Rising food prices — taking care of customers and rulers

At first glance, not much unites the revolution in Egypt, the fight against drought in China or a political campaign in Pakistan. It turns out, however, that all of these have one thing in common, namely the sharp rise in global food prices — our radio commentator writes Christian Caryl.

Food prices have soared to a level last fixed in 2008. If the current growth trend continues, many of today's consumers who will begin to remember the old days with nostalgia. Consequence of the increase in prices is political instability. Experts agree that the rise in food prices in countries like Egypt, where the average person spends on food close to 40 percent of his salary, was the main factor of political upheavals.

"Food prices are at dangerous levels"

The World Bank recently released data from which it follows that since last June by high food prices have resulted in different countries to zgalennya 44 million people. "Food prices are at a dangerous level" — warns World Bank President Robert Zoellick.

In today's world of interconnected markets, a problem in one place to quickly respond to the other. Arable land in Russia, which is one of the major producers of wheat in the world, were badly damaged last year's record-breaking fires. The wheat harvest in Ukraine, also suffered last year from the heat, fell by 15 percent. Both countries have responded to the situation by introducing a ban on wheat exports, and this is only exacerbated the shortage of this product on the market. As a result, global wheat prices over the period from June 2010 to January of 2011 have doubled. According to the World Bank, over the last six months of wheat has risen in Kyrgyzstan by 54% in Bangladesh, 45% and 33% of Mongolia.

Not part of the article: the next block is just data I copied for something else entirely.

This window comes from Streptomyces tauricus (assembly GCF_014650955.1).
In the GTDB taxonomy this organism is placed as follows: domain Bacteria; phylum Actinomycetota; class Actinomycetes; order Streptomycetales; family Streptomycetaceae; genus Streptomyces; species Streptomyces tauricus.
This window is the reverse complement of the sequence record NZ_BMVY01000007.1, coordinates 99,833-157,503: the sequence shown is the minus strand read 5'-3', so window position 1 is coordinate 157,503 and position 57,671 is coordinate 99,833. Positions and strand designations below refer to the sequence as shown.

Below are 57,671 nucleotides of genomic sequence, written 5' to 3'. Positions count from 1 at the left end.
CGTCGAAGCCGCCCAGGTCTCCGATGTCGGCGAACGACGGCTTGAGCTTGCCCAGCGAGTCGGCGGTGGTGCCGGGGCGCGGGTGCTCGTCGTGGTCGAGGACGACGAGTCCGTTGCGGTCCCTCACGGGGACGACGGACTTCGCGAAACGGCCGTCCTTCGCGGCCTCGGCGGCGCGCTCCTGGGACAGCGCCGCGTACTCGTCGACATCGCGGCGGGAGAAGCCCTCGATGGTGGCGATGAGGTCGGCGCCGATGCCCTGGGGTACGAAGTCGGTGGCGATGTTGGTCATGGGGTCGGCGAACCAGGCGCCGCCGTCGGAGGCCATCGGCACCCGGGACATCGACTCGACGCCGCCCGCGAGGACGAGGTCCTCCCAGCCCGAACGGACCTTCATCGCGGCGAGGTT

The growth in demand for products associated with the expansion of the middle class

As usual, the poorest of the poor — those that spend most of their income on food — are suffering from rising prices the most. Governments around the globally trying to support the poorest subsidies. But such assistance is usually not enough. In Pakistan, for example, the authorities dafinansovvanyya products supplied in a special "cheap shops", apart instantly, barely having time to be available for sale.

The rapid growth of global demand for food is associated among other things with the growth of the middle class in countries such as China and India. In this case, the amount of land under crops advozhanyh remains unchanged, do not give proper results and efforts to increase agricultural productivity.

Lingering effects of the financial crisis complicates aid

The food crisis in the world has a lot of side effects. The President of Indonesia has recently used the speech to urge compatriots grow chili peppers in their backyards. The Iraqi government has revised its plans to buy new fighter jets, finding start up money to increase grain reserves. In the territories devastated by last year's catastrophic floods, Pakistani politicians handing out campaign material with packets of seeds.

Lingering effects of the financial crisis complicates aid to those who need it in the first place. In 2009, the leaders of the "Big Twenty" program set up the World Food Security — an ambitious project to help the poorest countries. But so far, the implementation of this program has been allocated only a small fraction of the declared assets.

China, India and Brazil have significantly increased investments in agriculture

Experts emphasize that solutions to the global food crisis, countries must invest in improving agricultural productivity. To resolve the crisis, also needs to improve weather forecasting and information sharing of food resources.

Meanwhile already there are encouraging signs. Prices of maize and rice — the most important products in Africa and Asia — remain relatively stable — in part because of all the recent major exporters such as Vietnam and Thailand, refrained from imposing a ban on their export. A number of countries, particularly China, India and Brazil, have substantially expanded investment in agriculture. This, experts agree, can not bring a positive change in the coming years.

Like this post? Please share to your friends: